Not-So-Bad Beat: Losing Four Aces Hand Triggers $1.2M Jackpot at Rivers Pittsburgh
Posted on: August 26, 2022, 05:51h.
Last updated on: August 29, 2022, 01:30h.
Some bad beats are worse than others. But in the case of a West Virginia poker player, his bad beat Thursday afternoon ended up netting him nearly half a million dollars.
Benjamin Flanagan of Huttonsville, WV, was playing no-limit Texas Hold ’em Thursday at Rivers Casino Pittsburgh when he hit four aces in a hand at the $1-$3 table. That’s a winning hand almost anytime.
The keyword in that last sentence was almost because Raymond Broderson of Wexford, PA, drew a royal flush, the best hand available in poker in the same game.
That sequence triggered Rivers’ “bad beat jackpot,” a progressive jackpot that paid out at more than $1.2 million. Thursday’s jackpot payout at Rivers Pittsburgh was the first since it was hit for nearly $150,000 on April 14, 2021.
It was a ‘potentially life-changing’ game, Rivers Assistant General Manager Andre Barnabei said in a statement. Thursday’s payout shattered the previous record payout of more than $480,000, which occurred five years ago.
When we launch a bad beat jackpot, we have no idea when it will hit or how big it will get,” Barnabei said. “It’s almost as exciting for us as it is for the winners.”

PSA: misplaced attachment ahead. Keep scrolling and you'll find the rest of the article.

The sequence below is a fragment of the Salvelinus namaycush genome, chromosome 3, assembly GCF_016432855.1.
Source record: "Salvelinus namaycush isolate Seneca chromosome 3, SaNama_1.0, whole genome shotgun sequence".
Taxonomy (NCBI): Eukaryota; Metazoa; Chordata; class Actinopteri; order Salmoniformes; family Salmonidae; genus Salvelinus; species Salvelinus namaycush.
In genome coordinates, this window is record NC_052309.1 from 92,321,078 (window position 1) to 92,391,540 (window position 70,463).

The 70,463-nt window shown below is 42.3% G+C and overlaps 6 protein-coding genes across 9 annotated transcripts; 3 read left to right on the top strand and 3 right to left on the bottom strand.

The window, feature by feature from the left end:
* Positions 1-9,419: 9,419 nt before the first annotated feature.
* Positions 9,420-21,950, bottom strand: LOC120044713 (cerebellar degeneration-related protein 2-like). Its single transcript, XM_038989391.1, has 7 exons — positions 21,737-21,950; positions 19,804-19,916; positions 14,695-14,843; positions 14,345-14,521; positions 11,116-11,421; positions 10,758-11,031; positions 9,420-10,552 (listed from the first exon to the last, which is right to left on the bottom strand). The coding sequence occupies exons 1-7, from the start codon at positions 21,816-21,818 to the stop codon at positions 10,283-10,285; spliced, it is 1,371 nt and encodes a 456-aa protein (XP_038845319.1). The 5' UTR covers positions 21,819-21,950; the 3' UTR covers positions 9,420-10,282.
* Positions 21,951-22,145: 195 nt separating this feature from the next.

The jackpot pays out whenever someone has four of a kind that are 10s or higher and to either a higher four of a kind or a straight flush. Under the jackpot rules, Flanagan received 40% of the jackpot, or $490,708. Besides winning the pot for the game, Broderson also got 30%, which was $368,029.
Even the other players at the table got a share. The other six each took home $61,338.
What Are the Odds?
So how rare is it for a Texas Hold ‘em game to have a royal flush and four of a kind?
According to one playing card company, the odds are astronomical. BicycleCards.com said that the chances of a royal flush beating four aces are about 1-in-165 million hands.
For those who don’t play poker, in Texas Hold ‘em, each player is dealt two cards face down. After a round of betting, three community cards are dealt face up. There’s another round of betting, followed by a fourth community card and then another round of betting.
A final card is dealt, and then a final round of betting occurs before players still in the game show their hands, which consist of the best five cards out of their two cards and the five community cards.
About Rivers Pittsburgh
Rivers is one of five casinos operated by Chicago-based Rush Street Gaming. The land-based casino is not far from where the Allegheny and Monongahela rivers meet at the Ohio River in Downtown Pittsburgh.
With 30 poker tables, Rivers Pittsburgh has the second-biggest poker room of any casino in Pennsylvania, according to the Pennsylvania Gaming Control Board (PGCB). Rivers also has 99 live dealer or electronic table games. With 2,466 slot machines, it offers the third-most of any casino in the Keystone State.
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